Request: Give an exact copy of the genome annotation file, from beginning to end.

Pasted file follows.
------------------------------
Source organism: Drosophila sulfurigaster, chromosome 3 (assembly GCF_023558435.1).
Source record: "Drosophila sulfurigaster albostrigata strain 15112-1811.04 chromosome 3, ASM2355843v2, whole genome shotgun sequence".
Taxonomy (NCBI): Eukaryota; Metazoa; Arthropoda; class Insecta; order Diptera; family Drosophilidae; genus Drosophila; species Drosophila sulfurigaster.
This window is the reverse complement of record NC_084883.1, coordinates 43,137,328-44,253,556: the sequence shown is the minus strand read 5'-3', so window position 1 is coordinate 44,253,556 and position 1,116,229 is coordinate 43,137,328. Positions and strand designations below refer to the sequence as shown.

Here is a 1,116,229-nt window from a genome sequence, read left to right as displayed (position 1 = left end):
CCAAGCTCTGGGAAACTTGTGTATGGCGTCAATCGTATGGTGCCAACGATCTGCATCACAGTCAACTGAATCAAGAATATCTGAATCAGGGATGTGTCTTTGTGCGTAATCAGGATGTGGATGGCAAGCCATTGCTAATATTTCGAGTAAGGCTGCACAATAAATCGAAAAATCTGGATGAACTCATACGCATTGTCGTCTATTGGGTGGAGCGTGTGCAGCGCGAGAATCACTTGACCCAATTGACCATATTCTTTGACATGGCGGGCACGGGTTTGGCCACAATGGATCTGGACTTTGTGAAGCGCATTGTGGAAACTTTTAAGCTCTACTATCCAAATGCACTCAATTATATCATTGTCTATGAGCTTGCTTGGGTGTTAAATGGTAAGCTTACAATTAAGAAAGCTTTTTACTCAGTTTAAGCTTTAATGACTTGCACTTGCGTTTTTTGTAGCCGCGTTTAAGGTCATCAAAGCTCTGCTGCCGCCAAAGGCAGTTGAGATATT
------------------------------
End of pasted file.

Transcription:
Source organism: Drosophila sulfurigaster, chromosome 3 (assembly GCF_023558435.1).
Source record: "Drosophila sulfurigaster albostrigata strain 15112-1811.04 chromosome 3, ASM2355843v2, whole genome shotgun sequence".
Taxonomy (NCBI): Eukaryota; Metazoa; Arthropoda; class Insecta; order Diptera; family Drosophilidae; genus Drosophila; species Drosophila sulfurigaster.
This window is the reverse complement of record NC_084883.1, coordinates 43,137,328-44,253,556: the sequence shown is the minus strand read 5'-3', so window position 1 is coordinate 44,253,556 and position 1,116,229 is coordinate 43,137,328. Positions and strand designations below refer to the sequence as shown.

Here is a 1,116,229-nt window from a genome sequence, read left to right as displayed (position 1 = left end):
CCAAGCTCTGGGAAACTTGTGTATGGCGTCAATCGTATGGTGCCAACGATCTGCATCACAGTCAACTGAATCAAGAATATCTGAATCAGGGATGTGTCTTTGTGCGTAATCAGGATGTGGATGGCAAGCCATTGCTAATATTTCGAGTAAGGCTGCACAATAAATCGAAAAATCTGGATGAACTCATACGCATTGTCGTCTATTGGGTGGAGCGTGTGCAGCGCGAGAATCACTTGACCCAATTGACCATATTCTTTGACATGGCGGGCACGGGTTTGGCCACAATGGATCTGGACTTTGTGAAGCGCATTGTGGAAACTTTTAAGCTCTACTATCCAAATGCACTCAATTATATCATTGTCTATGAGCTTGCTTGGGTGTTAAATGGTAAGCTTACAATTAAGAAAGCTTTTTACTCAGTTTAAGCTTTAATGACTTGCACTTGCGTTTTTTGTAGCCGCGTTTAAGGTCATCAAAGCTCTGCTGCCGCCAAAGGCAGTTGAGATATT